Forty years on, however, and we’ve found no such reward. Instead, we stand as a nation fighting to retain its sovereignty, independence and freedom, and the price we pay for ‘ever closer union’ is much more expensive than we’d previously imagined.

Every single day, fifty-five million pounds are sent flying over the English Channel to Brussels to make up our membership fee to this esteemed and highly anti-democratic club. If you extrapolate, that figure amounts to over forty-five billion per annum. A huge sum of money that could be spent far better on our own peoples and public services if you ask me.

Through a series of foreign treaties, our United Kingdom has allowed itself to sign away many of its rights, political powers and responsibilities in favour of European alliance on an unprecedented scale. Whilst working with others is undoubtedly a good thing, there comes a point when political union becomes too restrictive to ruling governments, and has a dramatic influence on the ways in which businesses and societies operate.

In 2009, former British PM Gordon Brown stood in the European parliament and said: “None but those of the political extreme would question the fact that we are safer and stronger together than ever we are apart.”

Well that may be all well and good Mr Brown, but you do not need to partake in economic and political union in order to maintain steady international relationships with neighbouring countries. Free trade deals and friendship are more than enough to ensure the productivity of your country, the happiness of your citizens and the safety you so long for.

Fact is of course, our United Kingdom is absolutely capable of striking stronger and more penetrative trade deals with a whole range of both eastern and western economies. Emerging markets in Africa, Asia and South America offer exciting opportunities for us –as UK citizens and businesses – to explore new resources and strengthen our own industries and international relations.

As most of you may know, many of our laws and regulations are finalised in Brussels. The exact number of percentage – whilst unclear and impossible to definitively work out – is irrelevant when you consider that such decisions are being undertaken by assigned bureaucrats, many of whom achieved promotion in secret and were not democratically instated.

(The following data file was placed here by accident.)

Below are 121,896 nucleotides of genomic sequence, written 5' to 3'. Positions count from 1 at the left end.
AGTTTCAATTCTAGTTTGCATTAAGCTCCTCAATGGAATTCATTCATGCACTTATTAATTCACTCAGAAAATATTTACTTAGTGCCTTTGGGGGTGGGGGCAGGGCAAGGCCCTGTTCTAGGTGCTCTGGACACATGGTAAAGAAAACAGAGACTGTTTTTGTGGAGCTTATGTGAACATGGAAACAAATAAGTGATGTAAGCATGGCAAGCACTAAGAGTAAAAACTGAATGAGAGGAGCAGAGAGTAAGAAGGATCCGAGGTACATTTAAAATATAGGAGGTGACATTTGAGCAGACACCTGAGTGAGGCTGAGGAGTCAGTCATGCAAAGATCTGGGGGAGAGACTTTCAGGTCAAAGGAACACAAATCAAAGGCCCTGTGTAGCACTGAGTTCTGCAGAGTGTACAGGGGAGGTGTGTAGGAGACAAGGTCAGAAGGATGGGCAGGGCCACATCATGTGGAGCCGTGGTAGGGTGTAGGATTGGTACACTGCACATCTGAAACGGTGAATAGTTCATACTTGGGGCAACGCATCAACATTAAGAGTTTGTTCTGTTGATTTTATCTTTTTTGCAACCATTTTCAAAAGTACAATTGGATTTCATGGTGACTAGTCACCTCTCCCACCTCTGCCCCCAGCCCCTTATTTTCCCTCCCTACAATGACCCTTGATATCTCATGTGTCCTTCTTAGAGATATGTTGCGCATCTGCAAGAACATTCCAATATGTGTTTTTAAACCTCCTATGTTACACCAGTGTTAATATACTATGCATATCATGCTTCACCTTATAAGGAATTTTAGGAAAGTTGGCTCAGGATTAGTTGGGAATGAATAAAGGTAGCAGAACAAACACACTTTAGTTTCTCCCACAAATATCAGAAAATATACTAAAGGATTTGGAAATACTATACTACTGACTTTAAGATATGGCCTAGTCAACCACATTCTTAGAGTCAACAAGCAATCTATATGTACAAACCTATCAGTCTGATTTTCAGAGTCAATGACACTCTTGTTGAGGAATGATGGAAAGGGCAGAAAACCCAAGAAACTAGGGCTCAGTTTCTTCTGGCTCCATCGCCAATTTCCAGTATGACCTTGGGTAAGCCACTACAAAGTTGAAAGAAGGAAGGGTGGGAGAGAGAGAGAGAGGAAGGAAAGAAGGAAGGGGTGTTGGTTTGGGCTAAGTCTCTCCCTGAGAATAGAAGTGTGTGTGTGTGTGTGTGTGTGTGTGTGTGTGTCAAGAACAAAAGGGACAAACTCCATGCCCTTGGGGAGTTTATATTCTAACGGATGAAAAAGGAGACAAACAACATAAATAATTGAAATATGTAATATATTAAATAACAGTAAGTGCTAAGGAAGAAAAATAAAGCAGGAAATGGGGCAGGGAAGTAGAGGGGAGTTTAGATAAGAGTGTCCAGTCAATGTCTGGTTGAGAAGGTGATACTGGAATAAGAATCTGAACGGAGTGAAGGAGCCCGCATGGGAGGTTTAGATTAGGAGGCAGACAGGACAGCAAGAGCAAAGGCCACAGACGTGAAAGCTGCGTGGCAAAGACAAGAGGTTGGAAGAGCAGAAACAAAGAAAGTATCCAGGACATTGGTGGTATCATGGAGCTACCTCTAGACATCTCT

Men with unquestionable power, federalist ideals and a complete disregard for common equality should stand nowhere near modern European parliaments, and it’s about time our people opted out. Many of those involved in the elite class haven’t been to Britain, are unaware of our financial and social needs, and even if they were I doubt they’d care.

Need I also mention the need for our country to be compounded by a more thorough and logical immigration system? Under the current structure, the free movement of people with the EU allows for citizens from all other twenty seven member states to come and live and work here in Britain.

Whilst I have no animosity against migrants whatsoever, I do think we need to be implementing a more grounded and intense vetting system. People who want to come and live in this country must be assessed to ensure that they do not pose medical or criminal threats, and that they have a skill base and some savings to facilitate the immigration process.

Fundamentally, as our membership of the European Union is still valid, we cannot effectively carry out any of these processes. As long as a man, woman or child has an EU passport, they are allowed into the UK and can – in theory at least – do whatever they want. It’s a nonsensical system that I feel could be putting our national security at huge potential risk.

Immigration has demonstrably benefited this country in many ways before, but not on this scale. Aside from the physical problems it has created – longer hospital waiting times and a shortage of primary school places being two concrete examples – it is also virtually impossible to absorb and process this number of people at once.

People need time to integrate into jobs, neighbourhoods and everyday cultural norms. You do not become British over night, and in many areas of the country – particularly in London – are people feeling the enormous social strain being placed upon them by levels of mass immigration not seen before in this country. It was a brave experiment to open up the doors in 1998, but one that doesn’t seem to me to be working.

And the only way in which we can change such a divisive policy, is by freeing ourselves from European political union, constructing intelligent safeguards against improper and irresponsible immigration, and regaining the ability to govern ourselves.

It is clear to me that the EU project is dying, and I’m not quite ready for my nation to be taken down with it. The effects on fellow members like Greece, Spain and Portugal have been clear and absolute signs of political union being ineffective and anti-democratic. Thanks to pressure from the UK Independence Party, our government have proposed a referendum on our continued membership of the European Union.

Let us hope it’s full, free and fair. And let us hope the British public opt out.